HomeRecipesLimone e Fragola Mandorla (Lemon and Strawberry Almond) by Casey Doody

Limone e Fragola Mandorla (Lemon and Strawberry Almond) by Casey Doody

Inspiration for me is driven seasonally. This dish was on the menu during the height of rhubarb season. My favorite way to utilize rhubarb is by pickling, as it still maintains a bit of a bite texturally to the dish. Developing recipes for an Italian restaurant, I decided to utilize semolina for the flour in this cake. I incorporated caramelized lemons into the batter, which enhanced the combination of strawberries and rhubarb. Valrhona Opalys tied this all together with a lush white chocolate basil sauce that’s poured tableside.

Yield: about 17 servings

Lemon Coulis

  • 6 lemons
  • 1250 g granulated sugar
  • 500 g lemon juice
  1. Cut lemons in half vertically and set aside.
  1. Make a dry caramel with the sugar, taking it to a golden amber color. Deglaze with the lemon juice. Pour the caramel in a hotel pan and layer the lemons on top, flesh-side-down, so that the rind is exposed. Cover the pan with foil and bake at 280˚F (138˚C) for 1 to 2 hours, or until the lemons are soft enough to be easily broken down in a blender.
  1. Working in batches, place the lemons along with some of the caramel juice in a Vitamix blender and process to a smooth paste. Pass the paste through a chinois after each blending to ensure the paste is extra-smooth. Cover the coulis with plastic wrap and chill until ready to use in the semolina cake.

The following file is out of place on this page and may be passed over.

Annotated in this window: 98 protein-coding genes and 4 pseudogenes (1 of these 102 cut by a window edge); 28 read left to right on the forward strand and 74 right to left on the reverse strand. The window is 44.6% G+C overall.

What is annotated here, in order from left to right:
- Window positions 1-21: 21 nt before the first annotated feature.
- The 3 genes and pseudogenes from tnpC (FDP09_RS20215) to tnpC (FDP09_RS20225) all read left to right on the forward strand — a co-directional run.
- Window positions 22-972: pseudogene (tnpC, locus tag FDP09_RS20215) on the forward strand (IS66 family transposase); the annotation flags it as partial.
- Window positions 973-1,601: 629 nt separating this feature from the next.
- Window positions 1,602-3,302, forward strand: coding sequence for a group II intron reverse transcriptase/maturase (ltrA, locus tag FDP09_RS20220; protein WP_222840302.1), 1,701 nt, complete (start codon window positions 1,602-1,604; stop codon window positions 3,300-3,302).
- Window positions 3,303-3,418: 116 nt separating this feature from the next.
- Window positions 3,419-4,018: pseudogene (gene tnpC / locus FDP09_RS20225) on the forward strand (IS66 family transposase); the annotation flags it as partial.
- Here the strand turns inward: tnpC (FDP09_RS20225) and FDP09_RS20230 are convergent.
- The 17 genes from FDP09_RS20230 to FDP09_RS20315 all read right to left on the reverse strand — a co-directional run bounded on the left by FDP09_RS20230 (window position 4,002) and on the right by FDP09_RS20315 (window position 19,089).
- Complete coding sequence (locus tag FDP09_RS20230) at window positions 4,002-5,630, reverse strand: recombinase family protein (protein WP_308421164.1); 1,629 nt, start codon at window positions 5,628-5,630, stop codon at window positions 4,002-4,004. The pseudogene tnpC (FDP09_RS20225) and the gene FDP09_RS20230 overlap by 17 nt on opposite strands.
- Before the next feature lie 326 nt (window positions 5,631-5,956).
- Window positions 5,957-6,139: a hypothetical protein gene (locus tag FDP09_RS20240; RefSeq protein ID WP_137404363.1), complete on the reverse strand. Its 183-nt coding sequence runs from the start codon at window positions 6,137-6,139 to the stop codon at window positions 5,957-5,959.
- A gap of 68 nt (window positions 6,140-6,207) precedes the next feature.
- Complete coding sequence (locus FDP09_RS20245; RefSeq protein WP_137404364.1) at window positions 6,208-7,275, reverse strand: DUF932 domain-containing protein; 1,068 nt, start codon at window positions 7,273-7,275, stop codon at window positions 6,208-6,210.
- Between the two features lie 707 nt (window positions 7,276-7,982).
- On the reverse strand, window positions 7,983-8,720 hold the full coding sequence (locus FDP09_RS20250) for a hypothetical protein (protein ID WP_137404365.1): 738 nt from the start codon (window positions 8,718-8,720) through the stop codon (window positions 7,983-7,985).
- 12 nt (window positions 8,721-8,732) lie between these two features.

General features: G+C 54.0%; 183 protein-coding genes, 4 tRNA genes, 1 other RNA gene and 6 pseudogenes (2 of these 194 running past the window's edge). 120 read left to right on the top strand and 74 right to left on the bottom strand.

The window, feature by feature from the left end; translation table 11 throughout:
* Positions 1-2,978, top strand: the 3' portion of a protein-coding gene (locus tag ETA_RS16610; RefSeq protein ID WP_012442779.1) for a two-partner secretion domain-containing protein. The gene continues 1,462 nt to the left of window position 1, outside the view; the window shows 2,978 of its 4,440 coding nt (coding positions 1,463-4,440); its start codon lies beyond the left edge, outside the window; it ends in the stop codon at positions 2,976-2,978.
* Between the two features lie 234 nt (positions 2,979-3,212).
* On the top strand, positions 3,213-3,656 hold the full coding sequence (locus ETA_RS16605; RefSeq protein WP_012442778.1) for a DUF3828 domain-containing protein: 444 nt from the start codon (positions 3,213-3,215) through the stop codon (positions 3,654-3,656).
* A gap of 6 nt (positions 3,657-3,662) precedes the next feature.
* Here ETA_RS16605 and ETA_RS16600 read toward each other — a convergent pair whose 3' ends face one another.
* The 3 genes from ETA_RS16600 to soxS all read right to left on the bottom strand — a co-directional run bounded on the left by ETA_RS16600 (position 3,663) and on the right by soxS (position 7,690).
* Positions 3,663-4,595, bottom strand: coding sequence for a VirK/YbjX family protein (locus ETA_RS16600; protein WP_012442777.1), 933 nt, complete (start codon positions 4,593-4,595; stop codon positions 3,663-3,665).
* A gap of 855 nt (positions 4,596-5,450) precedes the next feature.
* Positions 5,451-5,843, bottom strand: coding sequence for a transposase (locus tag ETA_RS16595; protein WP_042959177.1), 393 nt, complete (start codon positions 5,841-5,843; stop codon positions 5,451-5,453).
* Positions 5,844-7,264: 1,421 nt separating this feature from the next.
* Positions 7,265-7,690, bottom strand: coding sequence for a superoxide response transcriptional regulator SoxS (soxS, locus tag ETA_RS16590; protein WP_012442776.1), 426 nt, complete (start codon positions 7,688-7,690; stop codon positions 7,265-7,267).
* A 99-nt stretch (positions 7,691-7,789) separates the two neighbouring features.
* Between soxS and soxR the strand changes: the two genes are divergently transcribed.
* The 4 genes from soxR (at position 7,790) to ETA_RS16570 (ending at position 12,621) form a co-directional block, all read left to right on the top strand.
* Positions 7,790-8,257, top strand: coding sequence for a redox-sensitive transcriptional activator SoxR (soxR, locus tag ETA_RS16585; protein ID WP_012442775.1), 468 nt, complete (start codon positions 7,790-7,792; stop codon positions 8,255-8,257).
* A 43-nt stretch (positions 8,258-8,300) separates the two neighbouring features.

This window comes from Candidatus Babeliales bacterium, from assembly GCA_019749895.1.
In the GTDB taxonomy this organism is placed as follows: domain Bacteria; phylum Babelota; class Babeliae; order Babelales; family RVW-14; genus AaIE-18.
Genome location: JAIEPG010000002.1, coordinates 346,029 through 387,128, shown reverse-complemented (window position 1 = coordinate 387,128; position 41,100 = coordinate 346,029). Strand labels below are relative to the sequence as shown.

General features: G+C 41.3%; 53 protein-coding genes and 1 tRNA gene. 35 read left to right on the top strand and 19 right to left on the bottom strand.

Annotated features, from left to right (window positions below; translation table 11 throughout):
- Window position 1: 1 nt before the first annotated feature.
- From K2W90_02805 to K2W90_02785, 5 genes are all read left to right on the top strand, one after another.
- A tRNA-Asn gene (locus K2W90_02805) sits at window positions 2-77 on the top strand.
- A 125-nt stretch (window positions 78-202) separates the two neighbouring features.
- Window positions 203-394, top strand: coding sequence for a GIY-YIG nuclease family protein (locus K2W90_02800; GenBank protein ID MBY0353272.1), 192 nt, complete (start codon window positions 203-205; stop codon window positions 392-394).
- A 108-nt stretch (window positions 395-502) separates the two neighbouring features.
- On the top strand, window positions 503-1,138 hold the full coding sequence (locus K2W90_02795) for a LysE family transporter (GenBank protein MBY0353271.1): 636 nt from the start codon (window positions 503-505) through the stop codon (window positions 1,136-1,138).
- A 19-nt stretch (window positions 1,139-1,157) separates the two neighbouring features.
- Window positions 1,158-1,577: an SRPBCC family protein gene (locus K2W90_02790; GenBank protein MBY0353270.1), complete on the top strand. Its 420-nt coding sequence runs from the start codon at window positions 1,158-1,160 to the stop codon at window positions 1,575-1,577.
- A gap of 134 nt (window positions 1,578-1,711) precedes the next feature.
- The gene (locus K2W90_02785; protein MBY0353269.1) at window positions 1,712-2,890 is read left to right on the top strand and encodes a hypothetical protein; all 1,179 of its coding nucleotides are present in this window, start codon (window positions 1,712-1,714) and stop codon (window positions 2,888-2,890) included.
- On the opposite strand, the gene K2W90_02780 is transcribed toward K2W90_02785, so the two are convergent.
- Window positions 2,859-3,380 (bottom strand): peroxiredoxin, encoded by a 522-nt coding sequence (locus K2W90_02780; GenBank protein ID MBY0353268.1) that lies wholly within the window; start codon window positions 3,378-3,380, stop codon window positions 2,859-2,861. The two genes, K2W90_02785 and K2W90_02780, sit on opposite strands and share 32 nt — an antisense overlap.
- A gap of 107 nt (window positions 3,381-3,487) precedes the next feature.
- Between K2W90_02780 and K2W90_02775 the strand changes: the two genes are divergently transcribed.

Lemon Semolina Cake

  • 600 g unsalted butter
  • 450 g Demerara sugar
  • 2 g salt
  • 6 g vanilla paste
  • 1 tsp almond extract
  • Zest of 6 lemons
  • 9 extra-large eggs
  • 600 g almond flour
  • 300 g semolina flour
  • 17 g baking powder
  • 40 g Lemon Coulis
  • Sliced Almonds,  as needed for sprinkling on top
  1. In a stand mixer fitted with a paddle attachment, cream together the butter, sugar, salt, vanilla paste, almond extract and lemon zest on medium speed. Scrape down sides until smooth.
  1. Add eggs one at a time.
  1. Combine the wet ingredients with dry ingredients. Fold in the Lemon Coulis.
  1. Pipe 100 g of batter per portion into each of 20 JB Prince (M246-4.5) 4 1/2ʺ (11.4 cm) entremet ring molds. Sprinkle sliced almonds on top of batter before baking. Sprinkle a little bit of demerara with the sliced almonds to give a nice crust to the top of the cake. Bake 325˚F (163˚C), 10% humidity, for 20 minutes, rotating halfway through baking.

Strawberry  Coulis

  • 150 g granulated sugar
  • 4 g agar agar
  • 1000 g strawberry puree (Boiron)
  • 2 gelatin sheets (gold)
  1. In a bowl, mix together the sugar and agar agar.
  1. In a pot, bring the puree to a boil. Once the puree begins to boil, add the sugar mixture. Bring the liquid back up to a boil before removing from the heat and adding the gelatin. Refrigerate for at least 3 hours or overnight.
  1. Once chilled, put the coulis in a Vitamix and blend until smooth. Reserve.

Pickled Rhubarb

  • 453 g rhubarb, cleaned and washed
  • 183 g water
  • 179 g white vinegar
  • 30 g grenadine
  • 2 g crushed pink peppercorns
  • 166 g granulated sugar
  1. Clean and cut the rhubarb stalks into 1/4ʺ (6.3 mm) cubes.